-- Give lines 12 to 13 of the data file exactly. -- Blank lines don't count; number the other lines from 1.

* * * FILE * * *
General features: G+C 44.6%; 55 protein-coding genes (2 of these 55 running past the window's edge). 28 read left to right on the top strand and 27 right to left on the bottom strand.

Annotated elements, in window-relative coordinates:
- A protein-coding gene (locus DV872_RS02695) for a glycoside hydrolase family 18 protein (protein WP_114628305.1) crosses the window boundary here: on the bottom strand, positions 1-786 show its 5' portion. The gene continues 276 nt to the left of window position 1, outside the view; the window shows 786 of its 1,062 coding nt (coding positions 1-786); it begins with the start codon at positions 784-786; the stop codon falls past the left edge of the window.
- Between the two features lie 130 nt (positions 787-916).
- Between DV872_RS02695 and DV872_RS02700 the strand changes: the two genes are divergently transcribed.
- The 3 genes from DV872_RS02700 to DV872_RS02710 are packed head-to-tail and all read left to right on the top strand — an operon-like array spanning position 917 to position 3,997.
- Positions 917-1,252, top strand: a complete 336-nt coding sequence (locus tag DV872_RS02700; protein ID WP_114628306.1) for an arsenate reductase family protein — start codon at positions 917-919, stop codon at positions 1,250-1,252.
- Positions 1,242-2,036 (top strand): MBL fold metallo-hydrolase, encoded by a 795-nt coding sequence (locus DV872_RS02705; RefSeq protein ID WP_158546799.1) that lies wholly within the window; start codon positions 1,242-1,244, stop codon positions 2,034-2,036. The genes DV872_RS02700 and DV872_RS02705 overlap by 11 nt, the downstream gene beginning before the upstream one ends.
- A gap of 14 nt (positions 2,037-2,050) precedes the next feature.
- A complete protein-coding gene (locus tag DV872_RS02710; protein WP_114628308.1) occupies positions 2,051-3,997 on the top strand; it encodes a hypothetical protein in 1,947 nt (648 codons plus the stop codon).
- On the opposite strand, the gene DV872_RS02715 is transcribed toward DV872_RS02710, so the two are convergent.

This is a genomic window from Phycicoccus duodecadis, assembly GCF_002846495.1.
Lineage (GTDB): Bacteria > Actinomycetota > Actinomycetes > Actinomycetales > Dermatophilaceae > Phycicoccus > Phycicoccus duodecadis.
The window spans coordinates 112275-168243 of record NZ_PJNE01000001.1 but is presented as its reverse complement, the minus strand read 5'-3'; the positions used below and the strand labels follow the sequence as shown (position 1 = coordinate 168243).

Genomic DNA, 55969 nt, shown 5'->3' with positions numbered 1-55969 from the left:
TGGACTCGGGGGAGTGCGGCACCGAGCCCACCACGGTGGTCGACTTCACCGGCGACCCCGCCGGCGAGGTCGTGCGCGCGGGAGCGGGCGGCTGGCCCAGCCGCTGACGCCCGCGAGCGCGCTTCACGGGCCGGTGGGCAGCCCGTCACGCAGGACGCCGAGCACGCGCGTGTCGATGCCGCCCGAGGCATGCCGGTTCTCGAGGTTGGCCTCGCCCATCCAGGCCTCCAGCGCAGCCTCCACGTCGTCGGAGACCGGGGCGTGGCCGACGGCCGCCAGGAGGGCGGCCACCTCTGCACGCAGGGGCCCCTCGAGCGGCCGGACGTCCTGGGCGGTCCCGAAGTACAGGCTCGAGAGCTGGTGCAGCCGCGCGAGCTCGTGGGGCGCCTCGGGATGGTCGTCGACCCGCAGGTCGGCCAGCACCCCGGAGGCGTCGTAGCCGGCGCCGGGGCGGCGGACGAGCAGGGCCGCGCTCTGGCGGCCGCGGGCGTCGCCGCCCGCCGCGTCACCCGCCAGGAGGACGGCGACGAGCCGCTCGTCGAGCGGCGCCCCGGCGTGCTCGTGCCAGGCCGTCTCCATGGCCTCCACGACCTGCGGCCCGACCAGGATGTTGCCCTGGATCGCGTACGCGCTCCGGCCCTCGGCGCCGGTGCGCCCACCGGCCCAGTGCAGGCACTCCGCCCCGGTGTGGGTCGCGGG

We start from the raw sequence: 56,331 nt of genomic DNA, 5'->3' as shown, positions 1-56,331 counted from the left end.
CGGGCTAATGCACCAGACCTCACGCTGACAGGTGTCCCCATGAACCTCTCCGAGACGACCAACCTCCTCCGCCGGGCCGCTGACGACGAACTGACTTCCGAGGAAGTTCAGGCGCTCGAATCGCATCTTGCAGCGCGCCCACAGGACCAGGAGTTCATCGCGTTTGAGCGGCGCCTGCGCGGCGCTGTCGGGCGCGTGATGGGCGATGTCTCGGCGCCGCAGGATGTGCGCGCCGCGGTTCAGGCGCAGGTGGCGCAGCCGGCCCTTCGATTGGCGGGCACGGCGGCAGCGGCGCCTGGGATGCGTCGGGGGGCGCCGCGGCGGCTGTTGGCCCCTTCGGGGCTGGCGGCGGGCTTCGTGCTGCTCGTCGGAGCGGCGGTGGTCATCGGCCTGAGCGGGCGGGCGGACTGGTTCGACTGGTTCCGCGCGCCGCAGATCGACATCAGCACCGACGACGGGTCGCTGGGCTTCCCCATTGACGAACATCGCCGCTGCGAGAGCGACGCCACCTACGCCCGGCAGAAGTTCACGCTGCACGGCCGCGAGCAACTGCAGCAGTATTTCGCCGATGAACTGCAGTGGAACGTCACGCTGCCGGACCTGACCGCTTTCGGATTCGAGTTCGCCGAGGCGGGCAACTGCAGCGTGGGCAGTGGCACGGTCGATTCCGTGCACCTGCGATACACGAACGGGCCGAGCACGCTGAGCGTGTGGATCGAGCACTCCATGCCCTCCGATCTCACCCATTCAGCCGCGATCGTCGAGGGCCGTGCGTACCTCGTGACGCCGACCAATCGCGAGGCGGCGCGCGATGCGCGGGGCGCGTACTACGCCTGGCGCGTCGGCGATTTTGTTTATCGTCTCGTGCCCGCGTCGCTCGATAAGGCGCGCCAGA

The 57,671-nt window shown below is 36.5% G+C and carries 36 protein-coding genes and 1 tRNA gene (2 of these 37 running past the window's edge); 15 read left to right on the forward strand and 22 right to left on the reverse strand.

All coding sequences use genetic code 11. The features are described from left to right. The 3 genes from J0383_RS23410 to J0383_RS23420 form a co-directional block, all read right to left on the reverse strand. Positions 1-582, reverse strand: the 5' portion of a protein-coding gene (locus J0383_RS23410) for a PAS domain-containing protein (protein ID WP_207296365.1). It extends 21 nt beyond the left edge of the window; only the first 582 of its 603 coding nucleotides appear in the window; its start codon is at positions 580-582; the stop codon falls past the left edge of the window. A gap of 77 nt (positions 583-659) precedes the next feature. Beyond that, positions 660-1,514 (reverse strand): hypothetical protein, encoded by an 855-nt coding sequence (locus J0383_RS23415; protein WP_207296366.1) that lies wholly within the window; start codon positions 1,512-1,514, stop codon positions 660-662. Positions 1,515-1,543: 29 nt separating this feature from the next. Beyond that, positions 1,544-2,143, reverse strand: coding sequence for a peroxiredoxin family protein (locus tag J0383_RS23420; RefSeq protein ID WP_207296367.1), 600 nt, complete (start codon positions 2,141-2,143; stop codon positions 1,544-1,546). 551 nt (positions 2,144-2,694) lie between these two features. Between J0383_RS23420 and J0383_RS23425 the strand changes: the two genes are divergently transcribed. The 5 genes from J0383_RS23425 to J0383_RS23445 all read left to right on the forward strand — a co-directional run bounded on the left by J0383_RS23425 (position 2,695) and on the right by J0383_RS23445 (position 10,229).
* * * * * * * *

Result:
This is a genomic window from Phycicoccus duodecadis, assembly GCF_002846495.1.
Lineage (GTDB): Bacteria > Actinomycetota > Actinomycetes > Actinomycetales > Dermatophilaceae > Phycicoccus > Phycicoccus duodecadis.